Group buying: is it worth it?

Group buying sites like Groupon, Living Social and KGB Deals – and the B2B equivalents Huddlebuy and SME Discounts* – have grown dramatically in popularity over the past months. With their extraordinary reach, the consumer-focused sites like Groupon can put your business in front of an enormous number of potential customers in a very short space of time. That sort of reach is tantalising, and an advertising holy grail for the smaller business. While some herald these websites as the next big thing, I have my reservations. I concede that they represent a new sales channel worthy of investigation, but are they worth the effort?

The fantastic discounts offered by these sites are enough to draw in the audience, but are they of value to the suppliers? I’ve been working with a client in the hair care field recently. She says the hairdressing offers she’s seen are over-discounted and can’t be making money; or they come from companies that just don’t seem reputable. Another contact, a photographer, echoes the sentiment, saying the outcomes simply can’t be of a high enough standard when the price is so low.

Recently on Huddlebuy – supposedly the B2B answer to Groupon – I saw someone offering to write a press release for £25, which represented a 50% discount off their normal price. Either the offer came from someone who has no clue what they are doing, or it represented a massive loss leader. I just don’t believe you can supply a good product at that price. How you can research and write a meaningful press release for just £25 is beyond me. I’ve always believed that you get what you pay for – and discounting something like a PR/copywriting service by that much shows me that it wasn’t worth much in the first place. Or else that the advertiser is desperate for business. Both of these are red flags for me. I wouldn’t want a half-price service. I would suspect I was getting “half-service” if I paid “half-price”.

Actually, I looked the company up. From what I saw of their own copy, it confirmed my opinion that they couldn’t be trusted to turn a business’s messages into compelling text. Perhaps I shouldn’t be so disparaging about someone trying to make their way in marketing, but it does annoy me when people discount their service offering. It devalues them, and devalues their services. Why do it? If you’re worth what you advertise your services to be worth, then when you discount, you are devaluing yourself. You’re cutting your experience and expertise in half if you discount by half. It’s something you can do when you’re selling products. A volume offering may be able to be sold at a discount, but when you are effectively selling your time for money, then you can’t do it without cheapening yourself. It’s like going for a job paying £25k when you’re worth £50k – why would you do it?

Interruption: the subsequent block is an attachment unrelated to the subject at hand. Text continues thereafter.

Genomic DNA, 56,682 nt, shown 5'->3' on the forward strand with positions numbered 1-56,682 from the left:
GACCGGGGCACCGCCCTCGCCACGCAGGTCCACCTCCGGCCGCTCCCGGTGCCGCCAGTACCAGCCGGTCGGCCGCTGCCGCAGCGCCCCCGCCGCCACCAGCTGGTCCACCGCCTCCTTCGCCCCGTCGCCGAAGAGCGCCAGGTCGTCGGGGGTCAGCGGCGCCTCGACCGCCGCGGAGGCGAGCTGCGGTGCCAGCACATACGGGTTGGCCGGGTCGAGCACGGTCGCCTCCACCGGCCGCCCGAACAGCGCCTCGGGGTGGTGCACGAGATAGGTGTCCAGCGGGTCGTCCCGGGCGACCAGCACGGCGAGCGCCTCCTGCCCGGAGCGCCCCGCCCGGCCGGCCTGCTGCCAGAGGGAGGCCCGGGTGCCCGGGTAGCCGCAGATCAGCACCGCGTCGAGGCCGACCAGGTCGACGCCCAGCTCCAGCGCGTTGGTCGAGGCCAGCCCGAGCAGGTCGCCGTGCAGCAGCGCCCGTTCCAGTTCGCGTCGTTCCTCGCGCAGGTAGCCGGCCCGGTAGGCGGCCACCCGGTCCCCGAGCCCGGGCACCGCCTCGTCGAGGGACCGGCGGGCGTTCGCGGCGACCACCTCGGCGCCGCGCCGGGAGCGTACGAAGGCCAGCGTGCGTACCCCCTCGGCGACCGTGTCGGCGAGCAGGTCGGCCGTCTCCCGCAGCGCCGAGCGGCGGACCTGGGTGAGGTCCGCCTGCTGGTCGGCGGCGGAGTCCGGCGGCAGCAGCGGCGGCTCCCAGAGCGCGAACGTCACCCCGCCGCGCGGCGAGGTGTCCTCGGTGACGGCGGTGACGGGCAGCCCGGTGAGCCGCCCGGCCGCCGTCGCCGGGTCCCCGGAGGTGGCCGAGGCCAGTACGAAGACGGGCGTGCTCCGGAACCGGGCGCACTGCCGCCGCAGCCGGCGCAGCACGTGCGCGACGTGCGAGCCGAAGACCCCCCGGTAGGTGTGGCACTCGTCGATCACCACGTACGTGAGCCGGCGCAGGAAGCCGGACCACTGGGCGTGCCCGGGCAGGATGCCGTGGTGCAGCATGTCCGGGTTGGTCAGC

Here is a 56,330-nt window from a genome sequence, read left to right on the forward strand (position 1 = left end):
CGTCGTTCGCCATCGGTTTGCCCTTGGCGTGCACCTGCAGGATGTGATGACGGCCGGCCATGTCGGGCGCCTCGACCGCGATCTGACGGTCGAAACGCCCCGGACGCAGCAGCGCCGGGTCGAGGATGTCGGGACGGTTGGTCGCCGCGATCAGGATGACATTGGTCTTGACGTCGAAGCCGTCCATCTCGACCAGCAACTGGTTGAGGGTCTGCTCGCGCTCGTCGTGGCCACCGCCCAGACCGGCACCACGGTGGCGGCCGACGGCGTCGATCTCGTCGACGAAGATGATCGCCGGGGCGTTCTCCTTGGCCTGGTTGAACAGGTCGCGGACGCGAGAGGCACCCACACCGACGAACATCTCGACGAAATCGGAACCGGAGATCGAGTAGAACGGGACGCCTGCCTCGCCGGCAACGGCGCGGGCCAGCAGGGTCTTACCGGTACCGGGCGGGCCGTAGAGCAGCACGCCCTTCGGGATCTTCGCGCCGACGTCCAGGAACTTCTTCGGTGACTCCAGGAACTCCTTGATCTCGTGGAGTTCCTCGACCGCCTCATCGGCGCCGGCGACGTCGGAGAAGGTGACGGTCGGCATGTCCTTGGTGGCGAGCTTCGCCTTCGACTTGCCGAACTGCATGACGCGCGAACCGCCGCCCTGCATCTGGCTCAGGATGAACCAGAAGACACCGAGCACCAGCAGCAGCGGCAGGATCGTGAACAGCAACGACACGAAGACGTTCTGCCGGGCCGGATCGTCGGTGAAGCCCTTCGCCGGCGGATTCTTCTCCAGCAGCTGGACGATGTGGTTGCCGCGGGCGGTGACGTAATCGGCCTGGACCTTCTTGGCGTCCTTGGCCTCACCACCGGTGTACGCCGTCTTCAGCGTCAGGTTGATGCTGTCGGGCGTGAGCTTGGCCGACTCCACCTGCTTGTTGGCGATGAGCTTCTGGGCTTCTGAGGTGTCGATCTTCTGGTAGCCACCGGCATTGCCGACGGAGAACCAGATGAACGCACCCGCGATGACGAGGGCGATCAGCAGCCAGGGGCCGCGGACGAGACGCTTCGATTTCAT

Another aspect that a seller needs to look at closely is one of scale. Groupon may well be able to put your brand in front of more than 8 million UK subscribers, but it’s exactly those figures that you have to consider. If the deal is really successful, would you be able to fulfil it? (Remember the Hoover promotional fiasco in the ‘90s anyone?) Do you have enough staff? Do you have enough inventory?

Of equal importance is the question of margin. Groupon, for example, requires first off that you offer at least a 50% discount. It then takes 50% of the sale price for itself. So if the usual price of your product is £100, you offer it via Groupon at £50 and make £25 in revenue per sale. That’s a quarter of your usual revenue. That’s a big chunk of your margin gone, and if your cost of sale is higher than that, then patently Groupon is not for you.

Group buying may be a great channel for some businesses, and certain business models will be able to use it to great effect. But before you rush headlong into it, make sure you do your homework. Ensure that you can accommodate it in the first place – both financially and with sufficient resource – and make sure you cap your offer at a sensible level. If you’re still unsure, just Google “Groupon horror stories”.


* SME Discounts seems to no longer be a group buying site (as at July 2012).